The recently proposed Bill L48 contains a proposal for a statutory right to deduct final losses in foreign real estate as well as permanent establishments and subsidiaries in the EU/EEA in the Danish income statement. The Bill is the implementation of the European Court of Justice's ruling in the Bevola case (C-650/16), where the CJEU concluded that the freedom of establishment in the EU precluded parts of the Danish principle of territoriality for companies.
In order to align Danish tax legislation with the freedom of establishment, it has been proposed that Danish companies should be allowed to include the following losses in the Danish income statement:
― Losses in directly owned subsidiaries tax resident in EU/EEA countries or in the Faroe Islands or in Greenland.
― Losses in indirectly owned subsidiaries tax resident in EU/EEA countries or in the Faroe Islands or in Greenland, provided that all intermediate companies are tax resident in the same country as the indirectly owned subsidiary.
― Losses in permanent establishments located in EU/EEA countries or in the Faroe Islands or in Greenland.
― Losses in real estate located abroad.
The Bill has set up the following conditions for deduction:
― Deduction of losses in EU/EEA subsidiaries requires that the losses would also have been deductible if international joint taxation was elected.
This means that the losses must have occurred when the subsidiary has been able to choose international joint taxation with the Danish parent company
This requirement entails the need to calculate a fictitious international joint taxable income in order to determine the extent of deductibility of the loss.
The general loss reduction, where taxable income above a certain threshold can only be reduced by 60%, is applicable in this scenario.
The requirement is only applicable to subsidiaries and not permanent establishments or real estate.
― Only final losses can be deducted.
In order to be considered final, losses must not be possible to deduct in either previous income years, the current income year or in later income years in the source state or any other country.
The assessment must be based on the legislation in the country in which the subsidiary, permanent establishment or the real estate is located.
- It varies greatly between states when the possibility to deduct a loss in a company, permanent establishment or real estate is forfeited. E.g. if a subsidiary or a permanent establishment is sold, it has to be assessed whether the sale renders a loss final or whether it can be utilised by a new owner.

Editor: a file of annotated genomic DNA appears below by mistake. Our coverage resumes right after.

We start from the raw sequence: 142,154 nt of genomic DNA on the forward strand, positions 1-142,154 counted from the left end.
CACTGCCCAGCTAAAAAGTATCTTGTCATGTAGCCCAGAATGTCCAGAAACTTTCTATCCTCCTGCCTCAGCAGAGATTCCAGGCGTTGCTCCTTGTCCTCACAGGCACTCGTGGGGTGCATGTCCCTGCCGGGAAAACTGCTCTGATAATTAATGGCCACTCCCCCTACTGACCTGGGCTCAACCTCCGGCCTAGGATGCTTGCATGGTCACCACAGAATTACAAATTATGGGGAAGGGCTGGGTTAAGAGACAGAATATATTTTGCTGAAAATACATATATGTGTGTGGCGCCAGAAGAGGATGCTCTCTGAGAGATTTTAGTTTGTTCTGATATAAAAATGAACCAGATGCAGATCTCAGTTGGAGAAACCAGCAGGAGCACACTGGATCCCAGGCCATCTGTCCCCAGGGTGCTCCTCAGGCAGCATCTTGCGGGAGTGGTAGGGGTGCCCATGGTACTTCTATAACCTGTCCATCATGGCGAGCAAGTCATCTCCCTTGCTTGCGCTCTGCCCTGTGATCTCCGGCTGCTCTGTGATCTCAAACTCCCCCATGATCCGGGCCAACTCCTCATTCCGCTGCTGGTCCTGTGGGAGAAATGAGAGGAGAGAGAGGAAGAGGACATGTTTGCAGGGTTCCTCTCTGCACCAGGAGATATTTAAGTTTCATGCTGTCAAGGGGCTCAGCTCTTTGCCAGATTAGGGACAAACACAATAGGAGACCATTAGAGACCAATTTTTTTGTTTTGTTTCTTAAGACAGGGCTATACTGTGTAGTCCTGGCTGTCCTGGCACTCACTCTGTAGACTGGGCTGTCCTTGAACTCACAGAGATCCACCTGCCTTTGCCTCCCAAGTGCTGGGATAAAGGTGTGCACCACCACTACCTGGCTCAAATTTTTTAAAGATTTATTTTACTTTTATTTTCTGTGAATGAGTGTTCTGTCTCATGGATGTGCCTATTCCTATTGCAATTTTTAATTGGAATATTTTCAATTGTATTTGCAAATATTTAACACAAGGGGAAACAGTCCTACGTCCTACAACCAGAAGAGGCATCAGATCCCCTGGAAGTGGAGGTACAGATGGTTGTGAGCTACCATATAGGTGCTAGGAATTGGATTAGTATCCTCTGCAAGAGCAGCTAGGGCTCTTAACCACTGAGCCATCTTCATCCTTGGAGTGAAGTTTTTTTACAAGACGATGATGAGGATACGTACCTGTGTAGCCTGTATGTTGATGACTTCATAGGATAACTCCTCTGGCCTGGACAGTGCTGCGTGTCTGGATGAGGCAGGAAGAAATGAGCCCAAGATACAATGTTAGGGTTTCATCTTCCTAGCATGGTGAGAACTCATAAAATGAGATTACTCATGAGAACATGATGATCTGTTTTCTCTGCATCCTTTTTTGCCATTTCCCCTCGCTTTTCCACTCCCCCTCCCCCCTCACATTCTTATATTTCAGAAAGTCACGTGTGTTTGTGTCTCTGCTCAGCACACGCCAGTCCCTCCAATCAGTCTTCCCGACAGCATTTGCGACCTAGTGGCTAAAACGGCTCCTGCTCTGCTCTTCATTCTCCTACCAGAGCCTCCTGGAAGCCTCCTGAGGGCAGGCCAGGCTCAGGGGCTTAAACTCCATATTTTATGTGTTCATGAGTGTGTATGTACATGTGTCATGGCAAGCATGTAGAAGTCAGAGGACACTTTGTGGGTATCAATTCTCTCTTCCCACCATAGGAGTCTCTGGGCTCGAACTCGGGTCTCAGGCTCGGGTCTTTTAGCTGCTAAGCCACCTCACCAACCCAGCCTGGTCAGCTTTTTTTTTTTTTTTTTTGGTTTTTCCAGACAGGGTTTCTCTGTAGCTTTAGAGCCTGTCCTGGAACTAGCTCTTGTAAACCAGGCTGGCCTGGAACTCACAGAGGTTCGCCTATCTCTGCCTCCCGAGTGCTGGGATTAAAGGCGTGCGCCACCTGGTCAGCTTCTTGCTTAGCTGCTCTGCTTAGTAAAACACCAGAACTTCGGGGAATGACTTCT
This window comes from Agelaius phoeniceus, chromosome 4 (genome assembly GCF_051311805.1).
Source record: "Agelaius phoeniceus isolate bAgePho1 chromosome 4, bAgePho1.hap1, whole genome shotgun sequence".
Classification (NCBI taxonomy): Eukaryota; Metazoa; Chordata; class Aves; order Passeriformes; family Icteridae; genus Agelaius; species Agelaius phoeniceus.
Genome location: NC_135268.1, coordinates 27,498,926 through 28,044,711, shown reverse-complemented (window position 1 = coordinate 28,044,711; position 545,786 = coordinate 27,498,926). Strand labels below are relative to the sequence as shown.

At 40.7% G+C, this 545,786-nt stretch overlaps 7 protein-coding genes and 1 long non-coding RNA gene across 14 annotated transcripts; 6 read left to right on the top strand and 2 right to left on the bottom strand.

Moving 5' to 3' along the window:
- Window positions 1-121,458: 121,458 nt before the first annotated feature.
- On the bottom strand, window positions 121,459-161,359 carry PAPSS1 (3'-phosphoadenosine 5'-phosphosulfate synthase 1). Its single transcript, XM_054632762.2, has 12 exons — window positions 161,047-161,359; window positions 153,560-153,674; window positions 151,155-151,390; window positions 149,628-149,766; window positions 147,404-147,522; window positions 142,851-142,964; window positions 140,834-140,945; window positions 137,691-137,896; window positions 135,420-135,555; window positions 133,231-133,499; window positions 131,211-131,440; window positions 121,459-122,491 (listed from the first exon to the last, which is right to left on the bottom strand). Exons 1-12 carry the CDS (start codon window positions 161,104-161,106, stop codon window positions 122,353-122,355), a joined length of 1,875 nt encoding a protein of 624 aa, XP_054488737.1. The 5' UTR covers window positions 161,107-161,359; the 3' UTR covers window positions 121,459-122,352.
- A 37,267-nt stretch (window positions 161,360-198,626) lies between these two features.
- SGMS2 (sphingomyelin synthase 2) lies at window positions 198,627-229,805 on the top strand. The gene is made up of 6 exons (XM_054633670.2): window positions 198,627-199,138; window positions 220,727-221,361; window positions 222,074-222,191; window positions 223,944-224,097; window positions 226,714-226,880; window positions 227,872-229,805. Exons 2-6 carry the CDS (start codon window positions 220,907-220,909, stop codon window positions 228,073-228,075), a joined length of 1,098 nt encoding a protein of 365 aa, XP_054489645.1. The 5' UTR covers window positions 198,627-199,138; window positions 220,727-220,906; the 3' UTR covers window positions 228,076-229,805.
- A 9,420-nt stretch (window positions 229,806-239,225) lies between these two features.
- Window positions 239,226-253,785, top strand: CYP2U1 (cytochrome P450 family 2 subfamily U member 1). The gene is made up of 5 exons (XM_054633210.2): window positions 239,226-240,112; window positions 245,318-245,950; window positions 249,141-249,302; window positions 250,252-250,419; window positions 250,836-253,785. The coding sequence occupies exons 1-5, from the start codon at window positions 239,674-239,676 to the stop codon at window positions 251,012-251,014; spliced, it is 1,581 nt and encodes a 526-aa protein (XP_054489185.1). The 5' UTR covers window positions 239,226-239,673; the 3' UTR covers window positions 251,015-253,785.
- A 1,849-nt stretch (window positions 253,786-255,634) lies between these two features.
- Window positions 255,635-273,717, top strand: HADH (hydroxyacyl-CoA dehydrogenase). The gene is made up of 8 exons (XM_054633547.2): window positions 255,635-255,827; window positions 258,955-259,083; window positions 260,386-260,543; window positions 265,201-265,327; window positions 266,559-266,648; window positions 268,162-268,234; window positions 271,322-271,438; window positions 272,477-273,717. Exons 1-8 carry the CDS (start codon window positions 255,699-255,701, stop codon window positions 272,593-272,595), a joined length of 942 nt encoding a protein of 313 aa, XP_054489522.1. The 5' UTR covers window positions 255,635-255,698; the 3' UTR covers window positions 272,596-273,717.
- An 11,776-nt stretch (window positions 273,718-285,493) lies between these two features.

― The determination of the deductible amount must be calculated according to Danish rules.
Prior to the proposal of the Bill, a draft bill was subject to consultation. During this process, a significant number of questions were asked to the Ministry of Taxation regarding the application of the proposed regulation. Some of the most essential comments from the Ministry are:
― Regarding the documentation requirements of the finality of losses, the Ministry of Taxation has stated that an Executive Order will be issued, outlining how companies should appropriately document a final loss.
― The Ministry of Taxation has confirmed that in case a third party has the opportunity to use the losses, these will not be deductible in Denmark. For example, where a subsidiary is sold and there is no loss carryforward limitation according to local rules.
― The Ministry of Taxation confirms that the subsidiary or permanent establishment has to be tax resident in an EU/EEA country (or in the Faroe Islands or in Greenland), both at the time when the loss arises and at the time when the loss is final and thus deductible.
Generally, we consider it positive that the Danish government is now seeking to bring the Danish rules into conformity with EU law. However, we believe that the possibility to deduct foreign losses based on the Bill is narrow because of the extensive set of criteria that has to be met.
Further, we believe that a number of unresolved issues still exist regarding the application of the new rules, especially regarding the possibility to deduct losses from permanent establishments and the assessment of when a loss is considered to be final.